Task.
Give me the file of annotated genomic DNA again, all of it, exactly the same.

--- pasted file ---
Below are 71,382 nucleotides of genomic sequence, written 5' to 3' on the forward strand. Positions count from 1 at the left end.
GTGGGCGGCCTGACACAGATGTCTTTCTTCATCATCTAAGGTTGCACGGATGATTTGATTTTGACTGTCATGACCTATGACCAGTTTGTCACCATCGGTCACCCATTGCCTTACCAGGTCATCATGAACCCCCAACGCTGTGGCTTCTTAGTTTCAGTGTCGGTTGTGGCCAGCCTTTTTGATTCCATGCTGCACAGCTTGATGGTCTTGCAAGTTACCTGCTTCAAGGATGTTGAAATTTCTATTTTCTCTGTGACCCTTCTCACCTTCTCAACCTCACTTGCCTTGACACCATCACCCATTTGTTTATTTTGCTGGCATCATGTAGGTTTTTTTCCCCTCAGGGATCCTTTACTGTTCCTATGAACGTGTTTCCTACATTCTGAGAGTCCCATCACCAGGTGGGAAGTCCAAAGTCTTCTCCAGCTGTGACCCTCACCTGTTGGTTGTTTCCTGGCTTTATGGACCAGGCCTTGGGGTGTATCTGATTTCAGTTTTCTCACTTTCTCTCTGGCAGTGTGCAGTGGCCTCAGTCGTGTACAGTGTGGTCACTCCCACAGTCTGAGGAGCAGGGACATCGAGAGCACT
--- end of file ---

Below are 71,382 nucleotides of genomic sequence, written 5' to 3' on the forward strand. Positions count from 1 at the left end.
GTGGGCGGCCTGACACAGATGTCTTTCTTCATCATCTAAGGTTGCACGGATGATTTGATTTTGACTGTCATGACCTATGACCAGTTTGTCACCATCGGTCACCCATTGCCTTACCAGGTCATCATGAACCCCCAACGCTGTGGCTTCTTAGTTTCAGTGTCGGTTGTGGCCAGCCTTTTTGATTCCATGCTGCACAGCTTGATGGTCTTGCAAGTTACCTGCTTCAAGGATGTTGAAATTTCTATTTTCTCTGTGACCCTTCTCACCTTCTCAACCTCACTTGCCTTGACACCATCACCCATTTGTTTATTTTGCTGGCATCATGTAGGTTTTTTTCCCCTCAGGGATCCTTTACTGTTCCTATGAACGTGTTTCCTACATTCTGAGAGTCCCATCACCAGGTGGGAAGTCCAAAGTCTTCTCCAGCTGTGACCCTCACCTGTTGGTTGTTTCCTGGCTTTATGGACCAGGCCTTGGGGTGTATCTGATTTCAGTTTTCTCACTTTCTCTCTGGCAGTGTGCAGTGGCCTCAGTCGTGTACAGTGTGGTCACTCCCACAGTCTGAGGAGCAGGGACATCGAGAGCACT